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How to Tell Stories That Are Uniquely Yours

How to Tell Stories That Are Uniquely Yours

When you go to conferences or read interviews with agents and editors, people invariably ask what kind of stories they're looking for. Instead of saying that they want more cats in space (or something specific), they usually tell everyone that they want unique voices with universal appeal. They'll know it when they see it. They want stories that can only be told by the person telling it.

What does that even mean?

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Gratitude Helps You Feel Happy and Creative

Gratitude Helps You Feel Happy and Creative

Arree talks about “people angels” when he's teaching sometimes. They're people who've had a profound impact for good in your life. He has been one of mine. Every now and then, I even tell him so.

Step 1: I want you to take a few minutes and think of some people in your life who make you feel grateful. Write down their names.

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Two Editors Talk Comp Titles for Picture Books

Two Editors Talk Comp Titles for Picture Books

What IS a comp title? And do you really need to include them in your queries and submissions?

Comp titles can be looked at a couple of different ways. Publishers use them to position your book in the market, which is why they’re important to editors. But even before you send your book to an agent or an editor, it’s a good idea to read comparative titles so that you can make your picture book stand out.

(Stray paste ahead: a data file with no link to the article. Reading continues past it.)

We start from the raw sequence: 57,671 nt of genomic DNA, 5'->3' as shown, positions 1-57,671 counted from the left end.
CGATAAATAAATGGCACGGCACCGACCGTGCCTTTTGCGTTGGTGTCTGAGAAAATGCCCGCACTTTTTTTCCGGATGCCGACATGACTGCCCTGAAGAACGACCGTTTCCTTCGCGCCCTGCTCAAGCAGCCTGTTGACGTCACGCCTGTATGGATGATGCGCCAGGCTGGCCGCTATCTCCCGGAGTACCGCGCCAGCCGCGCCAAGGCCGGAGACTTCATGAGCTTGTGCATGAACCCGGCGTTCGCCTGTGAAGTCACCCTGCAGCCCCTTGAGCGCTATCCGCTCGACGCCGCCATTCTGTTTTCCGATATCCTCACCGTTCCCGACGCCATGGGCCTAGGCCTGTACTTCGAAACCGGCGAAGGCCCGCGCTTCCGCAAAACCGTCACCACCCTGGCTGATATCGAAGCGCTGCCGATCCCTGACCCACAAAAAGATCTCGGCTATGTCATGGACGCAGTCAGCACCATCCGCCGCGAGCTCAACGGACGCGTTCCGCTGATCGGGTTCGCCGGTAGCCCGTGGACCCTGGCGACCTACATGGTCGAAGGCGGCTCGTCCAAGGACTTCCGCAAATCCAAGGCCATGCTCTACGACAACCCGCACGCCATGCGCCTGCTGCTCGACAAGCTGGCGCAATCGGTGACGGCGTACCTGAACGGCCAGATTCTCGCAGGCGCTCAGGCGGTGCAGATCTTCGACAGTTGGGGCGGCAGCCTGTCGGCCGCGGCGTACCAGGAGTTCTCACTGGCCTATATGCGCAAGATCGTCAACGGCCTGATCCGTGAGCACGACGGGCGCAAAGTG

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Student Success Stories: Sharon Langley

Student Success Stories: Sharon Langley

I'm excited to share this interview with Sharon Langley on the blog today. She was just telling me about her awesome experience at NCTE, and I can't wait for her book to release in January so that I can experience it for myself.   

Sharon is giving away a signed copy of her debut picture book, A Ride to Remember, at the end of this post. 

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Develop Healthy Creative Habits

Develop Healthy Creative Habits

Creating can feel lonely and impossible sometimes, not unlike this cactus I found that grew through a rock. Long roots grew up through a crack.

I've been writing for a long time now. My first sales were to newspapers when I was in high school. They'd call, asking for my mom, which she thought was hilarious. I felt compelled to write, but it gave me anxiety, especially starting anything new. Once I got into a project, I turned obsessive compulsive, sacrificing sleep and other important things to finish. Then I'd feel paralyzed by anxiety and put off starting my next draft.